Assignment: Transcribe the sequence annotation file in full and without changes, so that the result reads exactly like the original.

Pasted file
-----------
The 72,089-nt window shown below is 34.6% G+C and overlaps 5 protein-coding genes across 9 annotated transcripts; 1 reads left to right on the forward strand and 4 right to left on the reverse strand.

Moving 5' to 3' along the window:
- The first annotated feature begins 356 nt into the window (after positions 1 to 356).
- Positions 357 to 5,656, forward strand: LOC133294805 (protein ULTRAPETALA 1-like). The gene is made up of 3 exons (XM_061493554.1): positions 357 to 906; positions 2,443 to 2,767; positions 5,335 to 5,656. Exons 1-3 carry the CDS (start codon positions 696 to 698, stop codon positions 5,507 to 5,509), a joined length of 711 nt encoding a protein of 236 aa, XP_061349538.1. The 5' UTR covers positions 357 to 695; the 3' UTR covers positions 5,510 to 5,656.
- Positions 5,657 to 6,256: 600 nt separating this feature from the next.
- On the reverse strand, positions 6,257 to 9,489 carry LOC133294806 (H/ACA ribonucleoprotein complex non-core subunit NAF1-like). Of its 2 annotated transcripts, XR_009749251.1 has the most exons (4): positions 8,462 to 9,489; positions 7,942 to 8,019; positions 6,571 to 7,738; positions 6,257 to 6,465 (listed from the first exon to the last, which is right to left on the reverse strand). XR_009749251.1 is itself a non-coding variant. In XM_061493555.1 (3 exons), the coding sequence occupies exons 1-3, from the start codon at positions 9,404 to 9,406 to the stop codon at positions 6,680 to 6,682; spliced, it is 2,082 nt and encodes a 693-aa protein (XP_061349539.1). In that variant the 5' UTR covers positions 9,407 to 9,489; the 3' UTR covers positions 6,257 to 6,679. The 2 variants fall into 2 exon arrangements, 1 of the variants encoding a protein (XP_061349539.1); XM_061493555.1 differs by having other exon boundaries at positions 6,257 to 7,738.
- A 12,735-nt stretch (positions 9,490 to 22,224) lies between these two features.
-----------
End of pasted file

The 72,089-nt window shown below is 34.6% G+C and overlaps 5 protein-coding genes across 9 annotated transcripts; 1 reads left to right on the forward strand and 4 right to left on the reverse strand.

Moving 5' to 3' along the window:
- The first annotated feature begins 356 nt into the window (after positions 1 to 356).
- Positions 357 to 5,656, forward strand: LOC133294805 (protein ULTRAPETALA 1-like). The gene is made up of 3 exons (XM_061493554.1): positions 357 to 906; positions 2,443 to 2,767; positions 5,335 to 5,656. Exons 1-3 carry the CDS (start codon positions 696 to 698, stop codon positions 5,507 to 5,509), a joined length of 711 nt encoding a protein of 236 aa, XP_061349538.1. The 5' UTR covers positions 357 to 695; the 3' UTR covers positions 5,510 to 5,656.
- Positions 5,657 to 6,256: 600 nt separating this feature from the next.
- On the reverse strand, positions 6,257 to 9,489 carry LOC133294806 (H/ACA ribonucleoprotein complex non-core subunit NAF1-like). Of its 2 annotated transcripts, XR_009749251.1 has the most exons (4): positions 8,462 to 9,489; positions 7,942 to 8,019; positions 6,571 to 7,738; positions 6,257 to 6,465 (listed from the first exon to the last, which is right to left on the reverse strand). XR_009749251.1 is itself a non-coding variant. In XM_061493555.1 (3 exons), the coding sequence occupies exons 1-3, from the start codon at positions 9,404 to 9,406 to the stop codon at positions 6,680 to 6,682; spliced, it is 2,082 nt and encodes a 693-aa protein (XP_061349539.1). In that variant the 5' UTR covers positions 9,407 to 9,489; the 3' UTR covers positions 6,257 to 6,679. The 2 variants fall into 2 exon arrangements, 1 of the variants encoding a protein (XP_061349539.1); XM_061493555.1 differs by having other exon boundaries at positions 6,257 to 7,738.
- A 12,735-nt stretch (positions 9,490 to 22,224) lies between these two features.